The US Federal Reserve is expected to outline its plan for reining in the wave of stimulus measures it launched in response to the Covid crisis this week.
Experts are anticipating the Fed will formally recognise its intentions to reduce the pace of its bond buying programme this year after it concludes its rate setting meetings on Wednesday.
The Fed ramped up its bond buying programme to dampen the economic shock of the Covid crisis, buying $120bn of assets each month, made up of US Treasuries and mortgage backed securities.
The Federal Open Market Committee (FOMC) is expected to provide guidance on the fate of the stimulus programme on Wednesday.
“At the upcoming FOMC meeting, we expect the policy statement will update the forward guidance on asset purchases—taking another step closer to tapering—by essentially replacing the “in coming meetings” language with “this year”,” think economists at NatWest.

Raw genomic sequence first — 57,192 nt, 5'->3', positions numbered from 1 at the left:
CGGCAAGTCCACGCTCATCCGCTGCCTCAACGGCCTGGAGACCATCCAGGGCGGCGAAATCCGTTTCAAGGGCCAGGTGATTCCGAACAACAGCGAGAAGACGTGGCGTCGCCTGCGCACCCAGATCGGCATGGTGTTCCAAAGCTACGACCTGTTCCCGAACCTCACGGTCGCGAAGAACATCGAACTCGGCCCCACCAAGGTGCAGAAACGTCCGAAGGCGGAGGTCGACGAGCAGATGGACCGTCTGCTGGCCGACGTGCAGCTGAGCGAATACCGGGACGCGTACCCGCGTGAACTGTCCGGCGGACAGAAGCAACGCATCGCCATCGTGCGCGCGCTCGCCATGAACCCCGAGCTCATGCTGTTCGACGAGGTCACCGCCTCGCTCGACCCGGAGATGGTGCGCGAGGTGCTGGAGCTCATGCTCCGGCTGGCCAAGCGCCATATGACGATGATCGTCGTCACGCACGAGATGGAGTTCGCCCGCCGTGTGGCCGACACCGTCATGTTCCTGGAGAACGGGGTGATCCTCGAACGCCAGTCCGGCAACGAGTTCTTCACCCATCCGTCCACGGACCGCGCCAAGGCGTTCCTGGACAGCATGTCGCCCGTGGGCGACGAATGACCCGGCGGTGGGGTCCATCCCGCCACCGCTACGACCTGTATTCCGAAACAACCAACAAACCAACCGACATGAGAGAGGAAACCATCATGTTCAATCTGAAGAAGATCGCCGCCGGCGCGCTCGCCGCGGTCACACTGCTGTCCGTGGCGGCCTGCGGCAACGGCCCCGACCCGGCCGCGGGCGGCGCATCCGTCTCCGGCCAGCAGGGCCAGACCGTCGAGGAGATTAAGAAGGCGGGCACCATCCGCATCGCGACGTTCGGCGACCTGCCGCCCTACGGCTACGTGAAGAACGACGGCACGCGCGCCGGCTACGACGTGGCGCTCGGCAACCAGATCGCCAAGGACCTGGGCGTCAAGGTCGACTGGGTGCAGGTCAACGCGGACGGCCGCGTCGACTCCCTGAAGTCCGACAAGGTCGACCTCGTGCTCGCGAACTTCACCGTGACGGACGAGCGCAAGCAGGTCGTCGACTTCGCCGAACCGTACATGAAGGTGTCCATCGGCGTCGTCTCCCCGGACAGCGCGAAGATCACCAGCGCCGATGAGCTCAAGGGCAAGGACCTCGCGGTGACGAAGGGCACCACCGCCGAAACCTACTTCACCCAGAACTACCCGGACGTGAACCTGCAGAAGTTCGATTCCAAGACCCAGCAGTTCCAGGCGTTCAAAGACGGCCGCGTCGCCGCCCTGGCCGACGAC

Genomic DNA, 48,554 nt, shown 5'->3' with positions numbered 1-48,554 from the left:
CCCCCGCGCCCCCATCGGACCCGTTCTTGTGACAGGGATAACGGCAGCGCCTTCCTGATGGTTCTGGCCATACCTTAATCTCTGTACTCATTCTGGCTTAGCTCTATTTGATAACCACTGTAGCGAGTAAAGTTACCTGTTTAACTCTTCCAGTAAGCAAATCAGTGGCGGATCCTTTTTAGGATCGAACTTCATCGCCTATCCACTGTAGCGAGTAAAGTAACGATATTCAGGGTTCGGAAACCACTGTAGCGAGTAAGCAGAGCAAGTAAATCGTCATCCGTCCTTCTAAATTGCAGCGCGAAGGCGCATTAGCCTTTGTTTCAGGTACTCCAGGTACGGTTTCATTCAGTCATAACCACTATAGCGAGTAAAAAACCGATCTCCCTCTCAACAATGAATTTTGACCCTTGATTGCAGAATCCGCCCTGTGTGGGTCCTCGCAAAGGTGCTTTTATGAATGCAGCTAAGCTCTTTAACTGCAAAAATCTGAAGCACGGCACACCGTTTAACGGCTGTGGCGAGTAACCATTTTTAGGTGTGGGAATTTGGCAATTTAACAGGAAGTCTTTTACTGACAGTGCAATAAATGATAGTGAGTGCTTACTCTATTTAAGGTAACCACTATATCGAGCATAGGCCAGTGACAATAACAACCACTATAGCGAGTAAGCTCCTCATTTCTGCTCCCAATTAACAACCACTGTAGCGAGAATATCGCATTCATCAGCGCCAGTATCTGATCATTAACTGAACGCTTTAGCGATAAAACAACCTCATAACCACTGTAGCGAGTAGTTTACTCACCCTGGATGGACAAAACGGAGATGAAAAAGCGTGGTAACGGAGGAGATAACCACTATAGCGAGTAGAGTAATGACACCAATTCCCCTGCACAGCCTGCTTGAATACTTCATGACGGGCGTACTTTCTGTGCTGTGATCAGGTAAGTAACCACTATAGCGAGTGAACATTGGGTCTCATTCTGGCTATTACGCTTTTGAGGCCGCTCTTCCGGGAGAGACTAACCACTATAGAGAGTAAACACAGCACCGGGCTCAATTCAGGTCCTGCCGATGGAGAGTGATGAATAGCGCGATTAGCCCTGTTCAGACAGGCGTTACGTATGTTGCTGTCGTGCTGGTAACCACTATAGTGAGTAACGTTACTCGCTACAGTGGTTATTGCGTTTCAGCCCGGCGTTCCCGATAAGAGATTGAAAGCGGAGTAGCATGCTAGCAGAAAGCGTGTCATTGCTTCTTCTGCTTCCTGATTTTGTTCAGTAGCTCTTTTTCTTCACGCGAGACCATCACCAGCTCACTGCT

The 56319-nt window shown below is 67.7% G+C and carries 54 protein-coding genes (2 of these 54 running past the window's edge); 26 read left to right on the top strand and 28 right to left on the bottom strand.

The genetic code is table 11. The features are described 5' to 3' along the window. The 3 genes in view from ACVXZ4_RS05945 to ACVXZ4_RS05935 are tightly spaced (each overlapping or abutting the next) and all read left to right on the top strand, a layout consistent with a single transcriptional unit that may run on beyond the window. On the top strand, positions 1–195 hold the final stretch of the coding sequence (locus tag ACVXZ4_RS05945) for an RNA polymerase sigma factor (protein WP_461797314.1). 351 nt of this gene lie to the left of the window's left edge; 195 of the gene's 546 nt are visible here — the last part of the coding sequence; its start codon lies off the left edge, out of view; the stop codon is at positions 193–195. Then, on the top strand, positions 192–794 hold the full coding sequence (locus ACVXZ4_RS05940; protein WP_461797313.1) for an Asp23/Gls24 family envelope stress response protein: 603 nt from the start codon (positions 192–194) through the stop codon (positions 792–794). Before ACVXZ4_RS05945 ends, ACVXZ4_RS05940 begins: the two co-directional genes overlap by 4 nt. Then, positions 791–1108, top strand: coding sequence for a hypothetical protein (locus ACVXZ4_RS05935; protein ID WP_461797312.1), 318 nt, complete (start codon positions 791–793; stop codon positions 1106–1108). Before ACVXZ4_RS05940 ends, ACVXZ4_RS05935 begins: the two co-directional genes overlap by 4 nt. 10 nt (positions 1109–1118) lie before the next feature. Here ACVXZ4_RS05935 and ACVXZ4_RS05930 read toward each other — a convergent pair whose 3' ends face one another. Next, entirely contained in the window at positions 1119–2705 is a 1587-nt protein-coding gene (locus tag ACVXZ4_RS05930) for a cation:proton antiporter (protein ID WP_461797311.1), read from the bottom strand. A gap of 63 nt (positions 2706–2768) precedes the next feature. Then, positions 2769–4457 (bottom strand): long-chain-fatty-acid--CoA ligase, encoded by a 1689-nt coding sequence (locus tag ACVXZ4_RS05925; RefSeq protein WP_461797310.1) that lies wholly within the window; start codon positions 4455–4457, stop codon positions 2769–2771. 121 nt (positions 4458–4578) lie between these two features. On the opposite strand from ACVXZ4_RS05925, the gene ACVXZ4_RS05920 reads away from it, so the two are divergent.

Diane Swonk, chief economist at accountancy firm Grant Thornton, urged the Fed to set out the tapering plan as soon as possible to ensure financial markets can adjust before it happens.
Last month, chair Jerome Powell said conditions to start tightening policy are close to being met. However, stressed there needed to be more progress in the US jobs market before any tightening could happen.
A weak August jobs report, which showed the American economy added just 235,000 jobs, coming in much below economists’ expectations, may prompt Powell to announce tapering will begin in December as opposed to November.
New projections for the US economy, inflation and possible rate rises will be published on Wednesday. Analysts expect the Fed’s forecasts for GDP growth to be revised down from June’s set of projections, partly triggered by the rapid spread of the Delta variant and supply chain snarl ups hitting the economy.